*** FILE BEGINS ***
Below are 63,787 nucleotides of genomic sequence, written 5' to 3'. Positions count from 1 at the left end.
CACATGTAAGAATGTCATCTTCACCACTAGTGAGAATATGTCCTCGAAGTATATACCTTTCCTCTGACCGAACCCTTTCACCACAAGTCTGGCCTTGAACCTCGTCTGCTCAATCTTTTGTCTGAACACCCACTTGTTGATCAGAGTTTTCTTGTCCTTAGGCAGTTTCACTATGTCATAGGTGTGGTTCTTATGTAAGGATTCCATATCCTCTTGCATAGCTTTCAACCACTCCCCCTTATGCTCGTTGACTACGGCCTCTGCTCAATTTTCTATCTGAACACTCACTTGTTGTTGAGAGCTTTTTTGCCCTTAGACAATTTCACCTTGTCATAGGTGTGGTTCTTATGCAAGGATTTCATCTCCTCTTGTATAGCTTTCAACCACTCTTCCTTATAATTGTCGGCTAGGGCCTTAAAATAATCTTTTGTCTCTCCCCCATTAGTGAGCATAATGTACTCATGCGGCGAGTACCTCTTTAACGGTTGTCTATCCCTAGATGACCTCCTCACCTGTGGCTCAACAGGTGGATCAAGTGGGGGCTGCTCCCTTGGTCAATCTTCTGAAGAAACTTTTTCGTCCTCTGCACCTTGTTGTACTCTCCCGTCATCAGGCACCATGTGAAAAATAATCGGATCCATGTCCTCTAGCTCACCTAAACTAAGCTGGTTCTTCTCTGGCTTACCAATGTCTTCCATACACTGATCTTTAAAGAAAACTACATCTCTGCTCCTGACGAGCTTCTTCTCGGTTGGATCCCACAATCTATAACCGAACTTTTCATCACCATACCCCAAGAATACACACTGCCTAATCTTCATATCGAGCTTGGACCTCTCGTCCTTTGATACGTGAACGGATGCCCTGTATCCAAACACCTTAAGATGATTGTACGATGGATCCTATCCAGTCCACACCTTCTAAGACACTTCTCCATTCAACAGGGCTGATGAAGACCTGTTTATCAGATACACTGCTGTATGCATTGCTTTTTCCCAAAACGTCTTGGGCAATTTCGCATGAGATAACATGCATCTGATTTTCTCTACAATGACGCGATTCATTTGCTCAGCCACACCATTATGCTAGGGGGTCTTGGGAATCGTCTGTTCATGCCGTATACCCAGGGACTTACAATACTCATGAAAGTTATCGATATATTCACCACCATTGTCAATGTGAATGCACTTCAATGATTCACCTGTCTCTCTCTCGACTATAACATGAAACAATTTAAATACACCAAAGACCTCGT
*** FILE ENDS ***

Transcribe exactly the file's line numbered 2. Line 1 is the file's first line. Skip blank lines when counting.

CACATGTAAGAATGTCATCTTCACCACTAGTGAGAATATGTCCTCGAAGTATATACCTTTCCTCTGACCGAACCCTTTCACCACAAGTCTGGCCTTGAACCTCGTCTGCTCAATCTTTTGTCTGAACACCCACTTGTTGATCAGAGTTTTCTTGTCCTTAGGCAGTTTCACTATGTCATAGGTGTGGTTCTTATGTAAGGATTCCATATCCTCTTGCATAGCTTTCAACCACTCCCCCTTATGCTCGTTGACTACGGCCTCTGCTCAATTTTCTATCTGAACACTCACTTGTTGTTGAGAGCTTTTTTGCCCTTAGACAATTTCACCTTGTCATAGGTGTGGTTCTTATGCAAGGATTTCATCTCCTCTTGTATAGCTTTCAACCACTCTTCCTTATAATTGTCGGCTAGGGCCTTAAAATAATCTTTTGTCTCTCCCCCATTAGTGAGCATAATGTACTCATGCGGCGAGTACCTCTTTAACGGTTGTCTATCCCTAGATGACCTCCTCACCTGTGGCTCAACAGGTGGATCAAGTGGGGGCTGCTCCCTTGGTCAATCTTCTGAAGAAACTTTTTCGTCCTCTGCACCTTGTTGTACTCTCCCGTCATCAGGCACCATGTGAAAAATAATCGGATCCATGTCCTCTAGCTCACCTAAACTAAGCTGGTTCTTCTCTGGCTTACCAATGTCTTCCATACACTGATCTTTAAAGAAAACTACATCTCTGCTCCTGACGAGCTTCTTCTCGGTTGGATCCCACAATCTATAACCGAACTTTTCATCACCATACCCCAAGAATACACACTGCCTAATCTTCATATCGAGCTTGGACCTCTCGTCCTTTGATACGTGAACGGATGCCCTGTATCCAAACACCTTAAGATGATTGTACGATGGATCCTATCCAGTCCACACCTTCTAAGACACTTCTCCATTCAACAGGGCTGATGAAGACCTGTTTATCAGATACACTGCTGTATGCATTGCTTTTTCCCAAAACGTCTTGGGCAATTTCGCATGAGATAACATGCATCTGATTTTCTCTACAATGACGCGATTCATTTGCTCAGCCACACCATTATGCTAGGGGGTCTTGGGAATCGTCTGTTCATGCCGTATACCCAGGGACTTACAATACTCATGAAAGTTATCGATATATTCACCACCATTGTCAATGTGAATGCACTTCAATGATTCACCTGTCTCTCTCTCGACTATAACATGAAACAATTTAAATACACCAAAGACCTCGT